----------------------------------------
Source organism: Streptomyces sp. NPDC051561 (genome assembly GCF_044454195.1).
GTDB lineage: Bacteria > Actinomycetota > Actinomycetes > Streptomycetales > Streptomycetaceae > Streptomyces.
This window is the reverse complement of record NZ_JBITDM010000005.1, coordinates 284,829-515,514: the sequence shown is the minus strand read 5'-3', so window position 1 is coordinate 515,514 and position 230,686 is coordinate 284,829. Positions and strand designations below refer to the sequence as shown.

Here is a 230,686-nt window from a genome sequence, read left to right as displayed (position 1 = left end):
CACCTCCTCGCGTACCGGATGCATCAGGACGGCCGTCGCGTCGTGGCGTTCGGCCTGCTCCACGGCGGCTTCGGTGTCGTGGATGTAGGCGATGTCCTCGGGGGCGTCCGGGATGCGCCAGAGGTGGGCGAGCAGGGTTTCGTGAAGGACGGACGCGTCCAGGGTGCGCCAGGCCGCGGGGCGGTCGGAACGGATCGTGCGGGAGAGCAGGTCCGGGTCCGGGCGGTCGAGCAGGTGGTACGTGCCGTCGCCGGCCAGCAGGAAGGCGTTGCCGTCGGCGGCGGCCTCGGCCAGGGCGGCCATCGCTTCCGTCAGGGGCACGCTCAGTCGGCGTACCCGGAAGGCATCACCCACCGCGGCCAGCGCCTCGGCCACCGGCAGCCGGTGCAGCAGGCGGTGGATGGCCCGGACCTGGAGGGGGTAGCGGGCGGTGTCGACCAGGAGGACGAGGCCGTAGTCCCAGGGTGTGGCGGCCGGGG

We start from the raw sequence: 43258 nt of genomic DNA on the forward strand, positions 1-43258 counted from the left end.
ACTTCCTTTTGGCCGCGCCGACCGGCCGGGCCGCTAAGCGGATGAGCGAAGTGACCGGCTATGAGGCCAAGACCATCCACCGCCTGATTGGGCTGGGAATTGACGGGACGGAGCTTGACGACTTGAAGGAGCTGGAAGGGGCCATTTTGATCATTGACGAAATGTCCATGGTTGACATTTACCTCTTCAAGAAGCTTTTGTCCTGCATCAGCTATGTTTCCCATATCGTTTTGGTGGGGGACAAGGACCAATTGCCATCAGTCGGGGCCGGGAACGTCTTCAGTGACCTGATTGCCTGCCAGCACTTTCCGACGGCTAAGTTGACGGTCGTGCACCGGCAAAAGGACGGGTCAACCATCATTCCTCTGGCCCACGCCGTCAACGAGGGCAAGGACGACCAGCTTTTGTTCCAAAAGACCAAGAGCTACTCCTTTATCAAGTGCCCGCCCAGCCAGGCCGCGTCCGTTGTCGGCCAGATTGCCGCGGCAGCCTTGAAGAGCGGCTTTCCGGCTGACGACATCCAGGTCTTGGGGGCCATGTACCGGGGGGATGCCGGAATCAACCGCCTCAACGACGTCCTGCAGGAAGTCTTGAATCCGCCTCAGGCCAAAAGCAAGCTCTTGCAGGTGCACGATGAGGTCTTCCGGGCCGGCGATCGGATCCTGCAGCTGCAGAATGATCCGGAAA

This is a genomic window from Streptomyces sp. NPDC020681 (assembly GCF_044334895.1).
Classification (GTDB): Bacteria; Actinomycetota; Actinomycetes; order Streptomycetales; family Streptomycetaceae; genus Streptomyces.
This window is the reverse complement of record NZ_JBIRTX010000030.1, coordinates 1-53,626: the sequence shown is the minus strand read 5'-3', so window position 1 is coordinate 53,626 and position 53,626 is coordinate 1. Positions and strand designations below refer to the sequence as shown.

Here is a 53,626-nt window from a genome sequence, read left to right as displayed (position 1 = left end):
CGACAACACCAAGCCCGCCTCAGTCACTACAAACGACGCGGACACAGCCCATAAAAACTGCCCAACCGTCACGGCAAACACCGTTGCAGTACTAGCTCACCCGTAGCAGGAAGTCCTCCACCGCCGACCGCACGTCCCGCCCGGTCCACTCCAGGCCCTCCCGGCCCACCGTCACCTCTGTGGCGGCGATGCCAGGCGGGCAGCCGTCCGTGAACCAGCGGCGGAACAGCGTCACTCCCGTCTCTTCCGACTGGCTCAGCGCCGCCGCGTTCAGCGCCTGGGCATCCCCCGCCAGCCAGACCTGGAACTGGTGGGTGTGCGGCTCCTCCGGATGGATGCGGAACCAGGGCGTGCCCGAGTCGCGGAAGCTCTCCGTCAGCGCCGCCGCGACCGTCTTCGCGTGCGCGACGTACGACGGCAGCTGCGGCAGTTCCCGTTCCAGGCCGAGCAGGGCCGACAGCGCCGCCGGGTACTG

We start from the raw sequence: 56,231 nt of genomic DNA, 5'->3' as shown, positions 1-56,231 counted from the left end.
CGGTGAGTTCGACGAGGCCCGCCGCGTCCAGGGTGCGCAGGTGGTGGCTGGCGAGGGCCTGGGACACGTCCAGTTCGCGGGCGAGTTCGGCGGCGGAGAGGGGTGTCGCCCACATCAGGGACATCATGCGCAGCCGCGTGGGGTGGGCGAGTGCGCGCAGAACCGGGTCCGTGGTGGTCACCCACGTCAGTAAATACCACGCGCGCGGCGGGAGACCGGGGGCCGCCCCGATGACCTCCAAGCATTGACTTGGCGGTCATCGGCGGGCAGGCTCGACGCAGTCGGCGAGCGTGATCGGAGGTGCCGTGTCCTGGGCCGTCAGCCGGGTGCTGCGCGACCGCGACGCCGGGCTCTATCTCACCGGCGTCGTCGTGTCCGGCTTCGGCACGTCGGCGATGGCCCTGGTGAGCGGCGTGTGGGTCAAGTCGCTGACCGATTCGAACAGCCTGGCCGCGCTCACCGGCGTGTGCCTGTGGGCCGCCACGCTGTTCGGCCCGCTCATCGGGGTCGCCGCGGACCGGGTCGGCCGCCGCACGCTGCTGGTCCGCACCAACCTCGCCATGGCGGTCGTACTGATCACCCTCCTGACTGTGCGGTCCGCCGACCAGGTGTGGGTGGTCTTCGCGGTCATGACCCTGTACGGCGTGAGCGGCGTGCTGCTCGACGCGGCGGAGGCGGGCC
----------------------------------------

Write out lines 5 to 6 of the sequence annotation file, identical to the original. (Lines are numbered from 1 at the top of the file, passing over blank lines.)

CACCTCCTCGCGTACCGGATGCATCAGGACGGCCGTCGCGTCGTGGCGTTCGGCCTGCTCCACGGCGGCTTCGGTGTCGTGGATGTAGGCGATGTCCTCGGGGGCGTCCGGGATGCGCCAGAGGTGGGCGAGCAGGGTTTCGTGAAGGACGGACGCGTCCAGGGTGCGCCAGGCCGCGGGGCGGTCGGAACGGATCGTGCGGGAGAGCAGGTCCGGGTCCGGGCGGTCGAGCAGGTGGTACGTGCCGTCGCCGGCCAGCAGGAAGGCGTTGCCGTCGGCGGCGGCCTCGGCCAGGGCGGCCATCGCTTCCGTCAGGGGCACGCTCAGTCGGCGTACCCGGAAGGCATCACCCACCGCGGCCAGCGCCTCGGCCACCGGCAGCCGGTGCAGCAGGCGGTGGATGGCCCGGACCTGGAGGGGGTAGCGGGCGGTGTCGACCAGGAGGACGAGGCCGTAGTCCCAGGGTGTGGCGGCCGGGG

We start from the raw sequence: 43258 nt of genomic DNA on the forward strand, positions 1-43258 counted from the left end.